French industry to push for ‘investment shock’ in Athens

The President of Medef, Pierre Gattaz, with his Greek counterpart, Hellenic Federation of Enterprises chief Theodoros Fessas. [MEDEF]

Representatives from French and Greek industry associations met in Paris on Monday (28 September), in order to boost investment in Greece’s declining economy.

The Hellenic Federation of Enterprises (SEV) was invited to France by the Mouvement des Entreprises de France (MEDEF), the largest employer federation in France.

Greece is in recession for a fifth successive year, with varying projections for 2015.

Standard & Poor’s recently said that Greece would record a 3% recession for 2015, while Greece’s Minister of Economy, Giorgos Stathakis, is more optimistic.

“Greece’s recession will be lower than 2% [in 2015]. Maybe it will reach 1.5%. I think we will have a positive sign the first half of 2016,” he stressed.

The bilateral trade between the two countries is just 3 billion euros. More than 120 French companies have activities in Greece, employing almost 12,000 personnel. Greece represents 0.5% of French exports, and 0.1% of imports. 

“Today Greece is a very small trading partner for France, and this must be developed. There are opportunities for French companies in Greece,” said MEDEF President Pierre Gattaz.

While Greece is a relatively minor economic partner for Paris, the relationship brought France a trade surplus of €1.5 billion in 2014, the biggest of any eurozone partner. Given France’s €38 billion trade deficit with the rest of the eurozone, this is one more reason to nurture relations with Athens.

A chance for French investment

During a meeting in Paris with French Minister of Finance Michel Sapin, and Minister of Economy Emmanuel Macron, Theodoros Fessas, the head of the Hellenic Federation of Enterprises (SEV), noted that after the latest elections, Greece was ready to return to “a period of normality” where participation in the Eurozone is “irrevocable”.

“Greece needs a positive investment shock to recover from the long recession,” Fessas said. 

Fessas stressed that the bailout agreed on between Athens and its international creditors should be “immediately and effectively implemented”.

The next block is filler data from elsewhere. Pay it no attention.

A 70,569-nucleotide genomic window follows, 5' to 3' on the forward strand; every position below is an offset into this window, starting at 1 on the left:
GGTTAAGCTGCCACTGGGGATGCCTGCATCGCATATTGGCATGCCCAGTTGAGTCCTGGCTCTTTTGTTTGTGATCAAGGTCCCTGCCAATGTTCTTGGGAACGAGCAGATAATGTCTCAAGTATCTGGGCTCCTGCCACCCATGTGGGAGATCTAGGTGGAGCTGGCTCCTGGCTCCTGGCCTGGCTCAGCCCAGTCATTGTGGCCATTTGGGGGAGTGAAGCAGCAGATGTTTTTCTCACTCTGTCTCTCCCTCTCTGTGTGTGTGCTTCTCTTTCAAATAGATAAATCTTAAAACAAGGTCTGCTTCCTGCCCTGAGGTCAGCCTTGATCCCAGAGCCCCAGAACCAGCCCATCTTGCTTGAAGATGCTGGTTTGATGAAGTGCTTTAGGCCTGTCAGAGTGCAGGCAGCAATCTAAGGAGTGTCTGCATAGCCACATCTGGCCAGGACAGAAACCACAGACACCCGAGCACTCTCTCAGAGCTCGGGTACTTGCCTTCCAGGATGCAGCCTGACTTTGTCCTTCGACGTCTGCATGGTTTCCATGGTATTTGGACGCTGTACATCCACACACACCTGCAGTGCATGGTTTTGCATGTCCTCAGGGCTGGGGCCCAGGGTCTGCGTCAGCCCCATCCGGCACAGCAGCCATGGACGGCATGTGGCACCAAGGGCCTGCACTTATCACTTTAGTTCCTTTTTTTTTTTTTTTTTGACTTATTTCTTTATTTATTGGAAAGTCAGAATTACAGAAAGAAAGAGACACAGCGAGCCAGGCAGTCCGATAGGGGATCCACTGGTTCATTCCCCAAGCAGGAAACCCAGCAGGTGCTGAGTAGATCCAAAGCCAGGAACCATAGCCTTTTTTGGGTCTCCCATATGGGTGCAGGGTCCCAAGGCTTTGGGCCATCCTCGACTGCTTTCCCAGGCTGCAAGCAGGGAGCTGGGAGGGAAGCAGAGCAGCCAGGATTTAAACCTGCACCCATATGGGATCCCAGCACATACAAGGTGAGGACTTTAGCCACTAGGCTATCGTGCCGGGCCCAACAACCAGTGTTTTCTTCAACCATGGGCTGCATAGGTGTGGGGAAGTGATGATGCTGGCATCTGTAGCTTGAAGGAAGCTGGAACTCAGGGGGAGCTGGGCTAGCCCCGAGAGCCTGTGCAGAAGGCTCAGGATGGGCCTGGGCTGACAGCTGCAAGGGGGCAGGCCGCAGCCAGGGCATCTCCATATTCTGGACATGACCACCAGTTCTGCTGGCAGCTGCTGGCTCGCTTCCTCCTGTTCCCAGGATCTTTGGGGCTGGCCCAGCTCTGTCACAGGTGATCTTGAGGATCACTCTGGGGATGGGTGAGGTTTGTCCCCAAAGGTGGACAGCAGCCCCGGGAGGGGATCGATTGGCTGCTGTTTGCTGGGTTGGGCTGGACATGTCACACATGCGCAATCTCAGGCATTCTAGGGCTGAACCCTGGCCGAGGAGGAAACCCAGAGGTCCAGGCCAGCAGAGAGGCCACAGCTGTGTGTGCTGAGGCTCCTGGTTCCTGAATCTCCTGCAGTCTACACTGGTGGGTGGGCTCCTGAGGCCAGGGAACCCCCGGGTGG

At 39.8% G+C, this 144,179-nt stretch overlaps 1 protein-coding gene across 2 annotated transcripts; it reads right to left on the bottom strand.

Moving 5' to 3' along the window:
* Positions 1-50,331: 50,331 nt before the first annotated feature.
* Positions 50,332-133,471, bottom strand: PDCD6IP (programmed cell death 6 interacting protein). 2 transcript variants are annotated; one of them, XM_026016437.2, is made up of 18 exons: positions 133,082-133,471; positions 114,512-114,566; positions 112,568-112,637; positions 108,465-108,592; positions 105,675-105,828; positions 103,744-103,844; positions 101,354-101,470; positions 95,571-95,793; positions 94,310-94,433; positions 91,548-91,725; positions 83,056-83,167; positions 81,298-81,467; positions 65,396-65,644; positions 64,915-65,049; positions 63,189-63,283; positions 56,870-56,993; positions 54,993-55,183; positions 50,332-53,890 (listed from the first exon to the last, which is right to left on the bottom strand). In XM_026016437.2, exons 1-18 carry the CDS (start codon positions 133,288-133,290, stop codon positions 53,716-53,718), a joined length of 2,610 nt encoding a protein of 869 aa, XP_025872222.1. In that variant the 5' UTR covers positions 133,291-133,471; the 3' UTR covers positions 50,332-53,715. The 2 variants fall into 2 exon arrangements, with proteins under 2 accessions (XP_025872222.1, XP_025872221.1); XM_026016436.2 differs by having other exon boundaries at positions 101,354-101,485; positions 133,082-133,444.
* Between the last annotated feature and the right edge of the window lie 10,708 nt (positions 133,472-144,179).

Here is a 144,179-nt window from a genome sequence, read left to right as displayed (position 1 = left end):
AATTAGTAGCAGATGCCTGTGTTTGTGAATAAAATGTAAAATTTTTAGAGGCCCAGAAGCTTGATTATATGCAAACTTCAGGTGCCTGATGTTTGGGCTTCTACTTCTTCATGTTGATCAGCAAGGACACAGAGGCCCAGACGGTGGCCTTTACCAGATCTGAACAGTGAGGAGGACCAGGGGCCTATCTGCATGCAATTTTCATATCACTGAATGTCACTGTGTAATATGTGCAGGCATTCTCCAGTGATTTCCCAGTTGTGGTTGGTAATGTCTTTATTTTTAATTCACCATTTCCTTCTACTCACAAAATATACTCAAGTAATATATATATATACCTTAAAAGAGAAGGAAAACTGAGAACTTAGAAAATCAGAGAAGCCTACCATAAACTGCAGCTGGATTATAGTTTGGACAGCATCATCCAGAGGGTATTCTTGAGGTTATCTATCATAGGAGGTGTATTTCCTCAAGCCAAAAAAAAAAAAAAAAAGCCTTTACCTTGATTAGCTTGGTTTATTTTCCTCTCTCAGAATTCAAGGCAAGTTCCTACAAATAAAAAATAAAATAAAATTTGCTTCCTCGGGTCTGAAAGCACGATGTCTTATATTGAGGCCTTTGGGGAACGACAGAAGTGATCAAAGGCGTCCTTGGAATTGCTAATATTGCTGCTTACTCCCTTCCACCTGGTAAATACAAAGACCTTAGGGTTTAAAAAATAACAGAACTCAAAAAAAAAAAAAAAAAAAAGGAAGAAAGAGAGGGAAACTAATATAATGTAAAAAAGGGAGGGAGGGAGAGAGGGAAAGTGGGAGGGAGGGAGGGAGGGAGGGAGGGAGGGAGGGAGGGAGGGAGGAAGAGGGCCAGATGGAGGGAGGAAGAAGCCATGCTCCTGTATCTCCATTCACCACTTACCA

At the same time, he added, policies which would reduce Greece’s recession should be pushed forward, as well as measures aimed at boosting the debt-ridden country’s growth prospects.

“The return to normality provides the French business community with remarkable investments opportunities,” he emphasised.

Fessas continued, saying that the decrease in high tax rates should be a priority for the Greek government, and has severely hurt the country’s competitiveness.

A two-level agreement

Both sides agreed to enhance their bilateral cooperation on trade, and make new business partnerships in the EU, the Mediterranean, and the Middle East.

They also decided to submit a specific action plan by November, while a visit to Athens by MEDEF will be scheduled in December.

The second pillar of the agreement promotes cooperation on EU policies.

“Both sides will work together for the promotion of EU policies that will boost industry’s growth, and will create sustainable jobs in a competitive Europe,” an SEV press release states. 

In addition, SEV and MEDEF will set up a joint working group, which will focus on industry-related issues, and submit its recommendations to the EU in December.

MEDEF’s president said that both both countries were aware of the fact that no one could expect a sustainable recovery without applying robust and effective reforms at the national level.

“Strong Greece means strong Europe and thus, strong France,” he noted.

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